Area(ΔABC) = Area(Trap.BAED) + Area(Trap.ACFE)  Area(Trap.BCFD)
= (1/2) × [(y\(_2\) + y\(_1\)) × (x\(_1\) − x\(_2\))] + (1/2) × [(y\(_1\) + y\(_3\)) × (x\(_3\) − x\(_1\))]  (1/2) × [(y\(_2\) + y\(_3\)) × (x\(_3\) − x\(_2\))]
However, we should try to simplify it so that it is easy to remember.
For that, we simplify the product of the two brackets in each terms:
= (1/2) (x\(_1\)y\(_2\) − x\(_2\)y\(_2\) + x\(_1\)y\(_1\) − x\(_2\)y\(_1\)) + (1/2) (x\(_3\) y\(_1\) − x\(_1\)y\(_1\) + x\(_3\)y\(_3\) − x\(_1\)y\(_3\)) − (1/2)(x\(_3\)y\(_2\) − x\(_2\)y\(_2\) + x\(_3\)y\(_3\) − x\(_2\)y\(_3\))
Take the common term 1/2 outside the bracket.
=(1/2) (x\(_1\)y\(_2\) − x\(_2\)y\(_2\) + x\(_1\)y\(_1\) − x\(_2\)y\(_1\) − x\(_3\) y\(_1\) − x\(_1\)y\(_1\) + x\(_3\)y\(_3\) − x\(_1\)y\(_3\) − x\(_3\)y\(_2\) + x\(_2\)y\(_2\)  x\(_3\)y\(_3\) + x\(_2\)y\(_3\))
Thus,
Area(ΔABC) = (1/2){x\(_1\)(y\(_2\) − y\(_3\)) + x\(_2\)(y\(_3\) − y\(_1\)) + x\(_3\)(y\(_1\) − y\(_2\))}
As the area is always positive.
(ΔABC) = (1/2) x\(_1\)(y\(_2\) − y\(_3\)) + x\(_2\)(y\(_3\) − y\(_1\)) + x\(_3\)(y\(_1\) − y\(_2\))
This is a symmetric expression, and there is an easy technique to remember it, which we will now discuss as Determinants Method.
Area of a Triangle Using Determinant Method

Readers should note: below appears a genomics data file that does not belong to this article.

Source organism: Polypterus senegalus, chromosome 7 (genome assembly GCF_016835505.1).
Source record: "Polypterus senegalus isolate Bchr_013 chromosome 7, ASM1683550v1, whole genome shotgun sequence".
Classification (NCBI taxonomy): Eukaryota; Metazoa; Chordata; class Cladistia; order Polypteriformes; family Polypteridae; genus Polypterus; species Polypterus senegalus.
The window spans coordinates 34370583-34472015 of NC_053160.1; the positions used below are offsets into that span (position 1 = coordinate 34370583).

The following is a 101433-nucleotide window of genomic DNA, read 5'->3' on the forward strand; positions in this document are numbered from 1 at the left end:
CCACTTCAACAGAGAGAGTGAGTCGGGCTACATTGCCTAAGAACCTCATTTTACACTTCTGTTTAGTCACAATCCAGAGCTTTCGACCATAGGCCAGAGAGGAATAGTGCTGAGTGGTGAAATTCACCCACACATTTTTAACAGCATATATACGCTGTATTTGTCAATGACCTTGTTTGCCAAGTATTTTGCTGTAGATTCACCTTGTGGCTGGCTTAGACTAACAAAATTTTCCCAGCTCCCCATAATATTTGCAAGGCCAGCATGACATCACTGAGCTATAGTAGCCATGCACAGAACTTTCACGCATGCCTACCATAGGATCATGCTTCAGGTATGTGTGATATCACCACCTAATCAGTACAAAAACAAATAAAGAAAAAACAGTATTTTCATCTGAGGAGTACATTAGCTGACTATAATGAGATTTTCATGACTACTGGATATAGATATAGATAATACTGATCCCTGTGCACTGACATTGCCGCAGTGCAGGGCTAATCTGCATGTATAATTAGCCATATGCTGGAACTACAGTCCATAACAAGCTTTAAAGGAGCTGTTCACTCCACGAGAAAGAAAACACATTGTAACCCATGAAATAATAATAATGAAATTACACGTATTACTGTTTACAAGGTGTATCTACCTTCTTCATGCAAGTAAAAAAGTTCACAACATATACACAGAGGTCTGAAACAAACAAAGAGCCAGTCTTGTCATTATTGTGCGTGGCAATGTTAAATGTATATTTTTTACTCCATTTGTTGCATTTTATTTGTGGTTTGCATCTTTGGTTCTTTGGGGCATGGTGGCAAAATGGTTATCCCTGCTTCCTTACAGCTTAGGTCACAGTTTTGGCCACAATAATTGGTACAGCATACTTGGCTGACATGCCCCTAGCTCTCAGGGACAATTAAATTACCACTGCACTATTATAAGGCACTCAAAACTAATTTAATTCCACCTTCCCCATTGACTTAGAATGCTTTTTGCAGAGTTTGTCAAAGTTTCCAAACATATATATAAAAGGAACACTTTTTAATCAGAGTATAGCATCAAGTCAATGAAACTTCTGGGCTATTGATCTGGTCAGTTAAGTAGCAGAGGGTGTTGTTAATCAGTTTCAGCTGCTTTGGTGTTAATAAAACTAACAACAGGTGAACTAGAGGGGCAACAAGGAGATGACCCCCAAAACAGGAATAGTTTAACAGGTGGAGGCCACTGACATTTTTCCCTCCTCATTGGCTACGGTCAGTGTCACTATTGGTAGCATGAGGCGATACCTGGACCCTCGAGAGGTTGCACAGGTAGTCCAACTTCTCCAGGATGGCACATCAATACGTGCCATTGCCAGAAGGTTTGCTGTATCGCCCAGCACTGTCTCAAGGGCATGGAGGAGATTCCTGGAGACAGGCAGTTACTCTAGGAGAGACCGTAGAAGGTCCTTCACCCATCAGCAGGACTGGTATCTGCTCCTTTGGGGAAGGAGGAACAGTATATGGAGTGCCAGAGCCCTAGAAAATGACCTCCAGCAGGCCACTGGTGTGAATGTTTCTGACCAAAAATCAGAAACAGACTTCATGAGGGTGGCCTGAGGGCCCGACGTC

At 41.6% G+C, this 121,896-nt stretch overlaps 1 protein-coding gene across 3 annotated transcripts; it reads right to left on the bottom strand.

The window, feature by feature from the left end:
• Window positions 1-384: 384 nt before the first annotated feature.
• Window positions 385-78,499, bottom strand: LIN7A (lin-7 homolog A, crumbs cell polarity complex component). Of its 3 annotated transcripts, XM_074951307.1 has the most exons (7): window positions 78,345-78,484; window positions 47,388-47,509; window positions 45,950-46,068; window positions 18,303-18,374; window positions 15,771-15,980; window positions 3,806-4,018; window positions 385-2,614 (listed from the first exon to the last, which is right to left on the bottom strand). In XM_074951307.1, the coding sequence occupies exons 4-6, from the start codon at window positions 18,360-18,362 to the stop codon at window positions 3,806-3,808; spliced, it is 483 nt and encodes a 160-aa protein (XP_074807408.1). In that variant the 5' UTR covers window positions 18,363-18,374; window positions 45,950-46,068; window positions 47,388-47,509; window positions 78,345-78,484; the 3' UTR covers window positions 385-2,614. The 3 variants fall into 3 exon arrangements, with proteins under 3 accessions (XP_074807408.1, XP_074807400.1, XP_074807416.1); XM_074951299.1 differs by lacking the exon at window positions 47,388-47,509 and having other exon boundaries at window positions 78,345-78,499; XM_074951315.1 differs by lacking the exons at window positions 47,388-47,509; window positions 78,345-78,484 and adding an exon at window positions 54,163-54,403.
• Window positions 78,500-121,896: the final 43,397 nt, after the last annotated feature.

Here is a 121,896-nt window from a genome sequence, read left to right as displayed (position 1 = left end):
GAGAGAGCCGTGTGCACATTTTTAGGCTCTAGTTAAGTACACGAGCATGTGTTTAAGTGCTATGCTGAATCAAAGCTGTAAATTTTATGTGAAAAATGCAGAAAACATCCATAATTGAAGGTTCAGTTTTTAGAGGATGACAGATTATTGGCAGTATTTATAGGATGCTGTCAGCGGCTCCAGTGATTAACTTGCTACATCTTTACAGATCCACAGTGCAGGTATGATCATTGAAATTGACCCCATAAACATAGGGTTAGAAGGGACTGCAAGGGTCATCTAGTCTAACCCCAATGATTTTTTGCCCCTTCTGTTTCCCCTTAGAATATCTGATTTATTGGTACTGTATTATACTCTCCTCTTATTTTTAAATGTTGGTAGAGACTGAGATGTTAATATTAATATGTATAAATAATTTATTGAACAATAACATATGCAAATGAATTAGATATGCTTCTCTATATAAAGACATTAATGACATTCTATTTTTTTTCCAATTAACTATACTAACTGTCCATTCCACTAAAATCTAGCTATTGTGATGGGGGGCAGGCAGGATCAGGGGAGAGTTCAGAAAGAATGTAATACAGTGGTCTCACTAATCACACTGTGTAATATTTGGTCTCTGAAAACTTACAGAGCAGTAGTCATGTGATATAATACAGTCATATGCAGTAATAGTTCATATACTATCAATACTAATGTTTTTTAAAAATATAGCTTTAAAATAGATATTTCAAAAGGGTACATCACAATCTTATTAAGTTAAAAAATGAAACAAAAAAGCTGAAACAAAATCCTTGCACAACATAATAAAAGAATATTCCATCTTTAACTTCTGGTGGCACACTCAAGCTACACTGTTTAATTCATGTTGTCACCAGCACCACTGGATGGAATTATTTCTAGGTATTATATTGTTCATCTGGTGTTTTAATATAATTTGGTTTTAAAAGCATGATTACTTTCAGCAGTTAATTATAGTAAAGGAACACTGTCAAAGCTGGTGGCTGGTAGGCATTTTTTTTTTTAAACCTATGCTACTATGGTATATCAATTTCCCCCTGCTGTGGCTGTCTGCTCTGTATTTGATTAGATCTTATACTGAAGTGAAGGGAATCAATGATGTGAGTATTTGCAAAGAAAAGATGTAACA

To calculate the area of a triangle using determinants, we use the formula as shown below,
Area = 1/2 \(\begin{bmatrix}{{x_1}}&{{y_1}}&{{1}}\\{{x_2}}&{{y_2}}&{{1}}\\{x_3}&{y_3}&1\end{bmatrix}\)
Let us solve the above expression to obtain the formula for the area of a triangle using coordinates. We will solve the determinant along the first column.
Now, the first term in the expression for the area is \({x_1}\left( {{y_2}  {y_3}} \right)\). To obtain this, we solve determinants for the first term in the first column. Ignore the terms in the first row and column other than the first term and proceed according to the following visual representation (the cross arrows represent multiplication). Solving determinant we get, x\(_1\)(y\(_2\)  y\(_3\)).
The second term in the expression for the area is x\(_2\)(y\(_3\) − y\(_1\)). To obtain this, we solve determinant for the second term in the first column. Ignore the terms in the second row and first column other than the first term in the second column. Solving determinant, we get x\(_2\)(y\(_1\)  y\(_3\)) = x\(_2\)(\({y_3}  {y_1}\)):
Next, the third term in the expression for the area is \({x_3}\left( {{y_1}  {y_2}} \right)\). To obtain this, we solve determinant for the third term in the first column. Ignore the terms in the first row and third column other than the first term in the third column:
Finally, we add these three terms to get the area (and divided by a factor of 2, because we had this factor in the original expression we determined):
Area = (1/2) x\(_1\)(y\(_2\) − y\(_3\)) + x\(_2\)(y\(_3\) − y\(_1\)) + x\(_3\)(y\(_1\) − y\(_2\))